27 Mar Happy in Hoi An?
Hoi An is a beautiful place, full of old yellow buildings with wooden shutters, elaborate red-gold temples and decorative assembly halls filled with statues of dragons and birds. The ancient colonial port is preserved as a UNESCO world heritage site and has plenty of rustic buildings to explore. Trees line its wide streets, which feel curiously empty in the daytime due to a motor vehicle ban; all you have to worry about is dodging bicycles and rickshaws as you wander through the city centre. In the evenings the roads and riverside restaurants are lit up with colourful lanterns strung between lampposts and Vietnamese women sell candles to float down the river past the ancient Japanese bridge and creaky cargo boats which sit atop the black water.
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Despite Hoi An’s beauty and its historical credentials, we just didn’t connect with the city in the way we’d expected to, which was strange considering how we’d fallen in love with Luang Prabang in Laos, a city that looks remarkably similar on paper. To us, Hoi An felt somehow like a giant tourist attraction and we were the walking dollar signs; our guard was always up and we couldn’t quite relax. We found the city was stuffed full of shops, tailors and restaurants and we daren’t linger too long in one spot in case we were nabbed by persistent vendors, shop assistants or waiters. Despite the uncomfortable vibe, we made the most of our stay Hoi An and spent a day taking in the city’s main sights.
Things to do in Hoi An Vietnam
Hoi An is a small, compact city, comprised of a warren of interconnecting streets bisected by a river. You’re free to wander around, perusing the shops and cafes but if you want to explore any of the temples, assembly halls or traditional houses you need to buy a ticket which costs £3.50 and allows you to see five different attractions.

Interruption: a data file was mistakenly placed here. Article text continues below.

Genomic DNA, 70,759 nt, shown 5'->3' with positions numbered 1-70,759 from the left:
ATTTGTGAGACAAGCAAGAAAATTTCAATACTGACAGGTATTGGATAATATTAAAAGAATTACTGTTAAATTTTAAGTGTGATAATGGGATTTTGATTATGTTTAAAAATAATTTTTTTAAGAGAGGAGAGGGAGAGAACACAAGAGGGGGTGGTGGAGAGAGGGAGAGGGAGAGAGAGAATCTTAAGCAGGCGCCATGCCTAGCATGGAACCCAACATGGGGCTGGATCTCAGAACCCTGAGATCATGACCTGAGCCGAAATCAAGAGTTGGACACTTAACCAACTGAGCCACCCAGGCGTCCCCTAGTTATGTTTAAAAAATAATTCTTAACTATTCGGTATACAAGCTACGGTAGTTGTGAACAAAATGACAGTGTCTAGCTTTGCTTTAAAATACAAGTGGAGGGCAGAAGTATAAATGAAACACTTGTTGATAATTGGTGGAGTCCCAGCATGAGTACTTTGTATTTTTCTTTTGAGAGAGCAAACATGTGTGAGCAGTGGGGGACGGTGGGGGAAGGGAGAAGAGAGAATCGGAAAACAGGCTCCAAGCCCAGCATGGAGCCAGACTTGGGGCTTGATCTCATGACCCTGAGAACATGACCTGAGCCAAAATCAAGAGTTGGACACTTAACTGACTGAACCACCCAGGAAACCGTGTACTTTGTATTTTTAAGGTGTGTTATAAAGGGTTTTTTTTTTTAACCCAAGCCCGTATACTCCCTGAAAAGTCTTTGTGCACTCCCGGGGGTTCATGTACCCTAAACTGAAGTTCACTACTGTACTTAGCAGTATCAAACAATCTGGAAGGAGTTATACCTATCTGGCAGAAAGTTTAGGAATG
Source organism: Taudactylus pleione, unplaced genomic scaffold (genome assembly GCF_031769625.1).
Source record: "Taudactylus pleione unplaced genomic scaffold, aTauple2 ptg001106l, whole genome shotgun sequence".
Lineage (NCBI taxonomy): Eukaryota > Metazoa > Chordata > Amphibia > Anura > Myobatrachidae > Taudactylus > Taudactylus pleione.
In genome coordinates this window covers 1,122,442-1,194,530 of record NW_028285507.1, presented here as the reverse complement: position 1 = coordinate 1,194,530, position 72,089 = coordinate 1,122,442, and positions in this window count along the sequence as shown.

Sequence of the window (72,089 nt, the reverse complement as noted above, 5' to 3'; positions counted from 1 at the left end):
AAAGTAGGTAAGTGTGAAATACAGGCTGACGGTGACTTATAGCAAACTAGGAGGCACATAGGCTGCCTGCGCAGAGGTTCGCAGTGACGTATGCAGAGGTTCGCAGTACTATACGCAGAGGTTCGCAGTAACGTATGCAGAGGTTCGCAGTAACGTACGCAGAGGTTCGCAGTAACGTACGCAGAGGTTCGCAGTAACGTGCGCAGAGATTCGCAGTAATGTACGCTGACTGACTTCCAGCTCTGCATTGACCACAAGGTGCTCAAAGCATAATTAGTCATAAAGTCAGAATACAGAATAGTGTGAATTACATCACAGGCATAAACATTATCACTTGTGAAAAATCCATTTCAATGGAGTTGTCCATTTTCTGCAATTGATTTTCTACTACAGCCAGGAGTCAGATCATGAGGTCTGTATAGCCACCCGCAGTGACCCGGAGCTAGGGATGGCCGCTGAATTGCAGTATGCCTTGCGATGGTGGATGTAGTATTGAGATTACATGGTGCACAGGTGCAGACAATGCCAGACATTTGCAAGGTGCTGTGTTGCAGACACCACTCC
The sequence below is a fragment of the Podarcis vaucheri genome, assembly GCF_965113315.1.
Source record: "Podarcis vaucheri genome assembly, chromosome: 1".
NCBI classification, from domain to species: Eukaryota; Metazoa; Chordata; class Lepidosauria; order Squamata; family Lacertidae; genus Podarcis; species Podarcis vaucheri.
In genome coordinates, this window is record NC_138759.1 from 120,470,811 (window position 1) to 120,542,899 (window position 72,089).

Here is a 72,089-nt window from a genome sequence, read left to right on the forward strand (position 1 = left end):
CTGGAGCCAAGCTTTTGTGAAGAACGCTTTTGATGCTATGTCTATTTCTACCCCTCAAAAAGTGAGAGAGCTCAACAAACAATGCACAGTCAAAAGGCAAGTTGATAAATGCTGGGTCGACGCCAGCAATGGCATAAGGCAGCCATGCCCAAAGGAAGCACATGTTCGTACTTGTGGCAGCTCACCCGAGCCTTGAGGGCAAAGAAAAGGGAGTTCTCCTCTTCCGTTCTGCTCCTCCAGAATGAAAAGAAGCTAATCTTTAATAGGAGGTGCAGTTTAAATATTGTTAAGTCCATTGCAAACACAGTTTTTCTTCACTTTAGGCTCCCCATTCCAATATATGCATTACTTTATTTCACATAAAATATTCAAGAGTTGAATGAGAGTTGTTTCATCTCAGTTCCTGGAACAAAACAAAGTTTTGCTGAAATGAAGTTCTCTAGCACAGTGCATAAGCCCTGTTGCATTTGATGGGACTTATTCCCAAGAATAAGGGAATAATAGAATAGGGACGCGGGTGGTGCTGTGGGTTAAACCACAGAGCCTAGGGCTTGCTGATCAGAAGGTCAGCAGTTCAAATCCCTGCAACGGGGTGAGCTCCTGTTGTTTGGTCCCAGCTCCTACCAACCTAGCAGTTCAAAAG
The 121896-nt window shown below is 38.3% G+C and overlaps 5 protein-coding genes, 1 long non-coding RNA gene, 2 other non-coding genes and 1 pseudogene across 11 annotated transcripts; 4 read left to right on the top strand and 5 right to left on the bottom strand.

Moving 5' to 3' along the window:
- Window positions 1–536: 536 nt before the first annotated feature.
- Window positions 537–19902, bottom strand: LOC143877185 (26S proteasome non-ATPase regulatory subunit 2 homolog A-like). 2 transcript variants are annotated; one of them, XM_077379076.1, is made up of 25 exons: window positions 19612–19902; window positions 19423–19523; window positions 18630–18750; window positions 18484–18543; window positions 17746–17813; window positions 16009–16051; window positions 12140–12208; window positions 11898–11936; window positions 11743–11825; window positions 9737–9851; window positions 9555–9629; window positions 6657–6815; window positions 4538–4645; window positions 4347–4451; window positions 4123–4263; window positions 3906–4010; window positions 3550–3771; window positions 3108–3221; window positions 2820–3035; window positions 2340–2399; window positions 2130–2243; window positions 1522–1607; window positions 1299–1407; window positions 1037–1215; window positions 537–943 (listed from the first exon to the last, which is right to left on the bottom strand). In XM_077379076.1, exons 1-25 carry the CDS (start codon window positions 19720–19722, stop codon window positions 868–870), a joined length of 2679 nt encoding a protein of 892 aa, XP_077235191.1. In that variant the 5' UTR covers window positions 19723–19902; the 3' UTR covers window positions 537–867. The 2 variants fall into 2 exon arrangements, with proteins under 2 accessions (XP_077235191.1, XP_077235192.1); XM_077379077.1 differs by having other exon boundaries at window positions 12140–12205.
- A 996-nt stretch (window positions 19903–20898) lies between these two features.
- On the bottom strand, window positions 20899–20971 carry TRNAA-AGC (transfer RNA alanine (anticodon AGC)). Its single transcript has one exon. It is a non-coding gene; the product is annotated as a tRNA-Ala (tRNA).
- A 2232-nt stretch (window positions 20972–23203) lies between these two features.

We decided to pick whichever sights looked most interesting as we strolled around. Our first stop was a wooden Cantonese assembly hall; built in the 19th Century it was used as both a place to meet and worship. We were impressed by the elaborate, coloured statues of dragons and the pretty surrounding gardens but somewhat perplexed by all the Choco-Pies that were left as religious offerings.
Next up was the 17th Century Ong Pagoda again made from wood painted in red and gold and decorated with bonsai trees and stone water features. Our visit to the city museum was pretty disappointing; amongst the dry, dusty displays of ceramics and maps were dull posters detailing Hoi An’s history as a port and trade-centre during colonial times. The museum was certainly no match for the incredibly modern and informative ones we’d visited back in Hanoi.
We also stopped in at a traditional Vietnamese family home, which we felt slightly awkward walking around once we realised people still live there today. On the top floor of the wooden building we were offered the chance to sit down for tea, which we declined when we saw all the piles of souvenirs and deduced it was merely a sales ploy. After only a couple of hours we hit our last stop, another assembly hall, this time Chinese.
Our sightseeing over much quicker than expected, Andrew and I debated what to do next. We’d planned to spend around five days in the city and thought about taking a trip to one of the nearby beaches but in the end we decided to move on down the coast and booked a 16-hour bus ride to the beach resort of Mui Ne in search of sun and sand dunes.